some limited benefits costs. Retirees from the United
Steelworkers of America have VEBAs at four
Pennsylvania steel mills and Brinks Co. set aside $200
million of the $1.1 billion it got for the 2005 sale of its BAX
division for a VEBA. Another plan was set up by
Goodyear last year for $1 billion.

Q . What are the reasons a VEBA works or fails?
A .
There are three key elements in any VEBA,
said Lance Wallach, a financial planner who has
set up many plans and is president of VEBAplan.
com
.

Funding:
The most important element is how much money is there
to start with. Ideally, the plan is 100 percent funded,
Wallach said. In GM's case, the plan is 70 percent
funded. That means the money will have to grow to cover
the costs (which rarely happens, Wallach says) or the
union will need to do a good job of managing the trust's
health care payouts.

Management: A VEBA needs a board that makes
responsible decisions about how to manage the fund and
where to invest its assets. This usually isn't a problem
with professional investment advisers, Wallach said.

Plan structure: The final key is how the trust manages the
care of its members and works to reduce costs. The
VEBA won't have any more leverage in getting discounts
from health care providers, drug companies and others,
so the trust should aim to actively manage the health care
of its members. That could include wellness incentives for
members to lose weight, stop smoking and take better
care of themselves, or moving to managed care or other
plans.

Q . Would GM have to bail out the union if the VEBA fell
short or health care costs rose by some tremendous
amount?
A . Experts say that would be rare in a VEBA, but some
reports say it could be in the GM deal.
The point of creating the trust fund is that the future
liability no longer belongs to the company. Accounting
rules require a company to carry expected costs on its
books, so if there was some chance GM would be putting
up more money to guarantee a VEBA, the company would
have to take some kind of charge, which runs counter to
the goal of entirely wiping those costs off its balance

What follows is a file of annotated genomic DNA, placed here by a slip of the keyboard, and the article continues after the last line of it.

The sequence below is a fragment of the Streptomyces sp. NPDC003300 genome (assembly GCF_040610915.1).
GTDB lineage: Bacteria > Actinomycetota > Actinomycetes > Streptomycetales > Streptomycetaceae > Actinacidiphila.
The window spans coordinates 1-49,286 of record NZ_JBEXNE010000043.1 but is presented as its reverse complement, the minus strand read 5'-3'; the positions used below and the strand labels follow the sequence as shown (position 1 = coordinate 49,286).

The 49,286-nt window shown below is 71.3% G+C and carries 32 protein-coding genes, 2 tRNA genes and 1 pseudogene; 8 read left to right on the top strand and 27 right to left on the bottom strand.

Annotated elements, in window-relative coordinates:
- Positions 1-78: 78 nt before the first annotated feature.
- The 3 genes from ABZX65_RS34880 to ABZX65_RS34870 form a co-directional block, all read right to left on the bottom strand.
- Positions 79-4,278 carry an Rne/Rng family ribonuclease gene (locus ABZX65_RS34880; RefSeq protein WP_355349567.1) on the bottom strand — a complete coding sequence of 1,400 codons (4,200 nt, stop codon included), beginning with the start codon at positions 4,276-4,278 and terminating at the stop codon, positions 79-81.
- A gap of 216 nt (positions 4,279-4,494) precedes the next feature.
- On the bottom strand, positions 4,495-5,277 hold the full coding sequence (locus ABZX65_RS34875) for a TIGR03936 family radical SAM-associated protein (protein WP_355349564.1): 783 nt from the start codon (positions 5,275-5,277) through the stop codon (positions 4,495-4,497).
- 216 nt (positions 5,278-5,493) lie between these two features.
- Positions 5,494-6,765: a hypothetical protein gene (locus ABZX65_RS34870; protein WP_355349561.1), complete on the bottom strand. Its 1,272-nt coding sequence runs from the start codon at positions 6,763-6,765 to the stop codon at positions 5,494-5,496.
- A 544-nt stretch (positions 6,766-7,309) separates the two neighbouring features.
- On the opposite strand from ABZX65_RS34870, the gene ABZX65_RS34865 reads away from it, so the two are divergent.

sheet.
GM is paying now so that it doesn't have to pay later.
Analysts say it's unlikely the company would agree to pay
twice for retiree health care when it argues that it couldn't
afford to pay even once.

Q . What if we get national health care or if the VEBA
investments make a tremendous amount? Would GM get
some money back?
A . We won't know until we see the details, but typically
when a union takes on all the future risk, there would be
no reason for it to share any unexpected gains. If,
however, GM guarantees the VEBA against some losses,
it might want a share of any excess gains in return.
million VEBA it On the other hand, GM is allowed to take
cash out of the $20 established in 2005, a fund created to
run through 2011 with money from deferred UAW salary
increases. The deal on that VEBA allowed GM to
withdraw cash equal to what the company spent on
health care for a period, which came to about $6 billion in
2005.

Q . Will GM just write a giant check for the VEBA?
A . VEBAs can be financed with cash, stock or a
combination. In the union's case, it probably wants an all-
cash deal, or at least as much cash as it can get. That
way the union doesn't bear the risk of GM stock dropping
if the automaker runs into more trouble.
GM, however, would rather fund the VEBA with its stock,
which would come out of the company's treasury holdings
and leave its cash supply untouched.

Q . Bottom line: Is this good or bad -- and for whom?
A . The VEBA gives the UAW insurance that its retirees
get benefits -- and insurance comes at a cost. In this
case, that's giving 30 percent discount on GM's cash
contribution and taking on most or all of the risk and
responsibility. On the other hand, if GM tanks, the union's
VEBA money stays in the trust fund, safe and sound.
The VEBA gives GM relief from a cash drain of more than
$3 billion annually and another $50 billion on its balance
sheet.
Its stock will immediately gain and the cost of its labor will
drop to be more competitive with U.S. plants run by its
nonunion Japanese rivals.
If it works out as planned, both sides can stop wrangling
over retiree benefits, concentrate on building good cars
that sell at a good profit -- and keep all the promises
made to the loyal workers on the line. That's an outcome
that would have both GM and the UAW shouting, "Viva
VEBA!"

You can reach Brian O'Connor at (313) 222-2145 or boconnor@detnews.com.